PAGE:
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Questions you got on your IR oral

Siris

Active member
Yes because the reason you'll usually be held is that another aircraft is cleared for the approach ahead of you. So like landings at towered airports only one aircraft is cleared for the full approach at a time. If the approach is open they'll just clear you straight into it with at most the procedural turn being required as far as a hold might go. And that approach is also held for you until you close your flight plan if you're at an uncontrolledly airport, so don't forget to give them a call either just before (visibility permitting of course) or right after you are on the ground or you'll have some very irritated people behind you. You can deviate from the time constraints too if you reach bingo fuel but that is basically an emergency situation at that point.
 

Zeede

Active member
Thank you very much!

About ahead of schedule when lost comm, technically one is supposed to leave the clearance limit and start the approach, or leave the CL and head to a fix where the approach starts, as close as possible to EFC or ETA if no EFC. But would people really hold at the CL if they get there early, considering ATC has us on radar pretty much all the time now? What's your take?

Also there are two radios in the plane. If both were to fail, the problem might be bigger than lost comm. Checkride aside, a lot of us have headsets with Bluetooth built in and there might still be cell phone reception at 6000'. For general aviation I would avoid single pilot IMC ops and flying without a handheld.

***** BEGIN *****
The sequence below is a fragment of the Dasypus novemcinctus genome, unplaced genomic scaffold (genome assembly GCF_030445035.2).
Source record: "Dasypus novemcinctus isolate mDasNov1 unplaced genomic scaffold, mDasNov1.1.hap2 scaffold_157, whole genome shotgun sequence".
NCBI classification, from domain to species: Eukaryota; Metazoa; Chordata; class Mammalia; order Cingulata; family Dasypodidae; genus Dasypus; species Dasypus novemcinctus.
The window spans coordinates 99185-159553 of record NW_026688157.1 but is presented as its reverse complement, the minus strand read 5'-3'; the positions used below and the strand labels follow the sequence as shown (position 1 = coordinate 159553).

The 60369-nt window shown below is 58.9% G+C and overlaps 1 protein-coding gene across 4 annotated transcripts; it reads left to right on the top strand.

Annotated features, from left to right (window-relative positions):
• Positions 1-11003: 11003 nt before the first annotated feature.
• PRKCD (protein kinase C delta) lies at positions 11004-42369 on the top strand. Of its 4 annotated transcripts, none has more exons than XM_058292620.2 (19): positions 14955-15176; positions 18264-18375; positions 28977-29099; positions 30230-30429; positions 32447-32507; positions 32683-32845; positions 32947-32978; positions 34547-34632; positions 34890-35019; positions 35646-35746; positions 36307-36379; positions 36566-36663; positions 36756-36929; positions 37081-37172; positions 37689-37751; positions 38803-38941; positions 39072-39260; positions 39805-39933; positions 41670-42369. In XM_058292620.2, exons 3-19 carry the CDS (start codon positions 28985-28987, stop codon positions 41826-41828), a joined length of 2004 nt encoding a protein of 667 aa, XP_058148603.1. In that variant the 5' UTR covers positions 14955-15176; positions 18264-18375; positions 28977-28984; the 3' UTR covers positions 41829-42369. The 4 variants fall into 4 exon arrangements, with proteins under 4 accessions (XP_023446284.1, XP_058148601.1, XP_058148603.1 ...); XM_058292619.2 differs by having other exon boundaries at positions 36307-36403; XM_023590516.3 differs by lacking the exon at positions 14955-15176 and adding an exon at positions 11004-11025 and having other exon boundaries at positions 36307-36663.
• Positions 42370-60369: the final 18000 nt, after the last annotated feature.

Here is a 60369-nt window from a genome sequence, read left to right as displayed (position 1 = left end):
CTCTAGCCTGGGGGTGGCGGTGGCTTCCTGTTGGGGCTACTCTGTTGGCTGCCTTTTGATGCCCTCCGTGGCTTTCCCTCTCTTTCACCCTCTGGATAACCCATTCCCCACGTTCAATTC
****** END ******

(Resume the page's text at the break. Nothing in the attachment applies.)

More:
If you're on lost comms and you were expected to hold somewhere until a specific time, that is what you should do. Because you're squawking 7600, they will clear aircraft out of your way, but you have to do your part and fly as they expect you to, which includes *when* they expect you to.

Another way of thinking about it is that if you weren't on lost comms, they would still be expecting you to arrive when filed, and so they've possibly sequenced other traffic around that expectation.
 

Happy_cfi

Member
Thank you very much!

About ahead of schedule when lost comm, technically one is supposed to leave the clearance limit and start the approach, or leave the CL and head to a fix where the approach starts, as close as possible to EFC or ETA if no EFC. But would people really hold at the CL if they get there early, considering ATC has us on radar pretty much all the time now? What's your take?

Also there are two radios in the plane. If both were to fail, the problem might be bigger than lost comm. Checkride aside, a lot of us have headsets with Bluetooth built in and there might still be cell phone reception at 6000'. For general aviation I would avoid single pilot IMC ops and flying without a handheld.
Having that Bluetooth headset and a backup hand held radio is always useful. I've talked to controllers who said that if you arrive a bit early to the CL, they prefer that you just go to the IAF and shoot an approach so that you're out of the way. They want you on the ground about as much as you do at that point. If they don't have radar, then it is very important for their timing that you follow the regs to a T.
 
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